What happened to debate?
The banning of a “preacher of hate” raises far more problems than it solves, writes Abdul-Rehman Malik The recent denial of a visa to Yusuf al Qaradawi, the influential Qatar-based scholar accused of preaching hatred against homosexuals and encouraging terrorism amongst Palestinians living under Israeli occupation, is unsettling. The reasons for the rebuff are based […]
14 Feb 08

Yusuf al QaradawiThe banning of a “preacher of hate” raises far more problems than it solves, writes Abdul-Rehman Malik

The recent denial of a visa to Yusuf al Qaradawi, the influential Qatar-based scholar accused of preaching hatred against homosexuals and encouraging terrorism amongst Palestinians living under Israeli occupation, is unsettling. The reasons for the rebuff are based on ad hoc, inconsistent policy and more importantly on a fear that a certain segment of our population is so particularly gullible and immature that they cannot be trusted to filter good ideas from bad ones.

The truth is that the UK welcomes all kinds of nefarious characters to its shores, whether they are retired despots (like Augusto Pinochet) or leaders of autocratic regimes (the list is rather long).

In 2002, Narendra Modi’s government provided both leadership and material support to the braying mobs who butchered over 2,000 Gujarati Muslims in a week of hate-driven political violence. In the aftermath of the carnage, some 200,000 people were left homeless and forced to move from their neighbourhoods in case the machete-wielding hordes returned. Amnesty International and Human Rights Watch, among many others, highlighted the role of the police and other state actors in not only failing to prevent the killings, but actively encouraging, and even participating in them. In 2005, a previously granted visa to travel to the United States was revoked by the US government citing his role in the “severe violation” of religious freedom. Yet, Modi, the Chief Minister of the Gujarat and a member of the Hindu-nationalist BJP visited the UK in 2003, and was subsequently granted a visa to travel here again in 2005. He called off his trip due to political pressure.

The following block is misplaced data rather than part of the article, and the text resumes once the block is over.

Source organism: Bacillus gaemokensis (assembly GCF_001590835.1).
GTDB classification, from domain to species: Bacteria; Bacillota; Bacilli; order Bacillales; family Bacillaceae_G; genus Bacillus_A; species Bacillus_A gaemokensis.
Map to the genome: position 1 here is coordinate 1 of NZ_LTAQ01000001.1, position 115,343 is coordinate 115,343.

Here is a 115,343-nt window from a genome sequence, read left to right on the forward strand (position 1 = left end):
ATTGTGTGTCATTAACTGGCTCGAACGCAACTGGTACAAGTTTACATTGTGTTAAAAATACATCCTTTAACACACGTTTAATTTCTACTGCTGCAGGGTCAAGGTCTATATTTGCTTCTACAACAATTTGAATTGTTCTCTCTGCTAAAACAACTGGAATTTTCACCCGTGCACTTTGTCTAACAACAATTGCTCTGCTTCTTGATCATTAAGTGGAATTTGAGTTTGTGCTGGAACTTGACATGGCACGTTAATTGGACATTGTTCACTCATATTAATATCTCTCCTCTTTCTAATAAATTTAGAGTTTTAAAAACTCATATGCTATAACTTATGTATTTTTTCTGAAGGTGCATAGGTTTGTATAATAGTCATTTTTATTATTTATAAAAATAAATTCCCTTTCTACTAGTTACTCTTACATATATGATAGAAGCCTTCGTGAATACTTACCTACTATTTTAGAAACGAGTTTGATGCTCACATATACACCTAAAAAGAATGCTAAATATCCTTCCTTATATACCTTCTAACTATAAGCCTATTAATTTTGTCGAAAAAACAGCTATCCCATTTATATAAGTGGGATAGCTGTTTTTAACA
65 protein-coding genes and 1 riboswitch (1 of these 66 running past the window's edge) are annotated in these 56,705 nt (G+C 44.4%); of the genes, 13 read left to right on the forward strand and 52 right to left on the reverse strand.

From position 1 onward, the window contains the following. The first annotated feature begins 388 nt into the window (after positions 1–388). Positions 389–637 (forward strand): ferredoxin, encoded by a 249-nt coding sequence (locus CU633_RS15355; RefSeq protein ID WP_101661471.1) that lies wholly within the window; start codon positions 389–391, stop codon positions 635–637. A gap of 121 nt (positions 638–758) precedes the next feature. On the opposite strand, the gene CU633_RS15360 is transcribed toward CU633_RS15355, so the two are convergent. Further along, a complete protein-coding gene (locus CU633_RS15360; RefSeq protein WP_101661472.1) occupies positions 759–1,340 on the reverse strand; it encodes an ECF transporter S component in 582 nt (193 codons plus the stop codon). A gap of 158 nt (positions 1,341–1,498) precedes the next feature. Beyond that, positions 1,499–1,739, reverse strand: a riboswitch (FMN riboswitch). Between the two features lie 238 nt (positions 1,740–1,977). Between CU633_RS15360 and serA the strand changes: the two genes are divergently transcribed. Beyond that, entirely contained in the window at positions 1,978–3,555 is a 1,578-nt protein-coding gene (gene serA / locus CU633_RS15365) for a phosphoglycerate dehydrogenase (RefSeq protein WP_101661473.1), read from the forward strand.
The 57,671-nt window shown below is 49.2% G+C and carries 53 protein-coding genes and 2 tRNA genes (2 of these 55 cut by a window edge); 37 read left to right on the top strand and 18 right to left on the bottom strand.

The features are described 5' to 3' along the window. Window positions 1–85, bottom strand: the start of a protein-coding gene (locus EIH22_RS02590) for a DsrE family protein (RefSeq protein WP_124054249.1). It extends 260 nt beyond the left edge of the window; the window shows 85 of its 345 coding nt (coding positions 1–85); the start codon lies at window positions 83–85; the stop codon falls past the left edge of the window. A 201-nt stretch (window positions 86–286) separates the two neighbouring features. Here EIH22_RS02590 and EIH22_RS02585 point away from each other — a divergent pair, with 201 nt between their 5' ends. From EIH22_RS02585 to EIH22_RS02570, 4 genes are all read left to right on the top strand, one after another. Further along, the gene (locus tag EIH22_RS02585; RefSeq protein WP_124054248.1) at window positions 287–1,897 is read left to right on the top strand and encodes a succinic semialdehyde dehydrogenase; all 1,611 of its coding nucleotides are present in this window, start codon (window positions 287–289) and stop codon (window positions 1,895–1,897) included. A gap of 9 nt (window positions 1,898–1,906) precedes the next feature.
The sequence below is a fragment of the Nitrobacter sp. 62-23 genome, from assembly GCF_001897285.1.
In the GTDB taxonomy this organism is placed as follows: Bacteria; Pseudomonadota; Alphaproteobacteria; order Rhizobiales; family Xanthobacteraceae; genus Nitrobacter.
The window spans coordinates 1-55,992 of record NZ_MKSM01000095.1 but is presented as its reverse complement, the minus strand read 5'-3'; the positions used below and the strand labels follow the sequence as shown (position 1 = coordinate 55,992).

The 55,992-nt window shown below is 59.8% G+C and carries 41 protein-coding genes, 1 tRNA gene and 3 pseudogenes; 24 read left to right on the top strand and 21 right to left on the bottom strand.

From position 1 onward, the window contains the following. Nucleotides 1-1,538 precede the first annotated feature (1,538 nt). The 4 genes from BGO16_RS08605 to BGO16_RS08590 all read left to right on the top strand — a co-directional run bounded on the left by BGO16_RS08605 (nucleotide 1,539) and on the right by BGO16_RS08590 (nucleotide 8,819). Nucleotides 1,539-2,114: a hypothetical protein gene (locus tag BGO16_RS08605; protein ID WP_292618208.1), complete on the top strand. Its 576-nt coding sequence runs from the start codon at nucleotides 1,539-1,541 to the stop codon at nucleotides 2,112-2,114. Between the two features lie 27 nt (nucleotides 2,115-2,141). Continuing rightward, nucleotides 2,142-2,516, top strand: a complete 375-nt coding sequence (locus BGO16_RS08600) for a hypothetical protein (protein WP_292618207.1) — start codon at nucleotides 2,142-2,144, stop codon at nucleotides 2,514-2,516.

Modi is accused of ethnic cleansing. His anti-Muslim, Hindu nationalist rhetoric surely encourages hate. His presence in the UK sparked ugly public rows between British Hindu and Muslim communities – no good for the so-called “community cohesion” the government obsesses about. Modi, it seems, is not just a preacher, but a purveyor of hate. Yet no move has ever been made to deny him a visa.

In the lexicon of polemical politics, “preacher of hate” is the kind of terminological shorthand that is employed as a weapon to stifle reasoned debate. The fact that it has migrated from tabloid headlines to policy language so quickly is indicative of the asphyxiated public discourse on Islam and Muslims. Once affixed, the moniker is tough to shake- the image of the hook-handed Abu Hamza looms large behind such claims.

The epithet would be better applied to Franklin Graham, son of American super-televangelist Billy Graham, and head of the Samaritan’s Purse missionary organisation. He has declared that Islam is a “very evil and wicked religion”, Muslims are set on “world domination” and that he does not owe any tolerance to a faith he considers intolerant. It’s all in the Qur’an he says: “It is there. You can read it for yourself.” Christian commentator Giles Fraser has called the Samaritan’s Purse missionary outreach project Operation Christmas Child as peddling a “toxic” version of Christianity – gift-wrapped Islamophobia. He is coming to the UK in April to lead a mission of love. It’s these double standards that ought to get us all riled.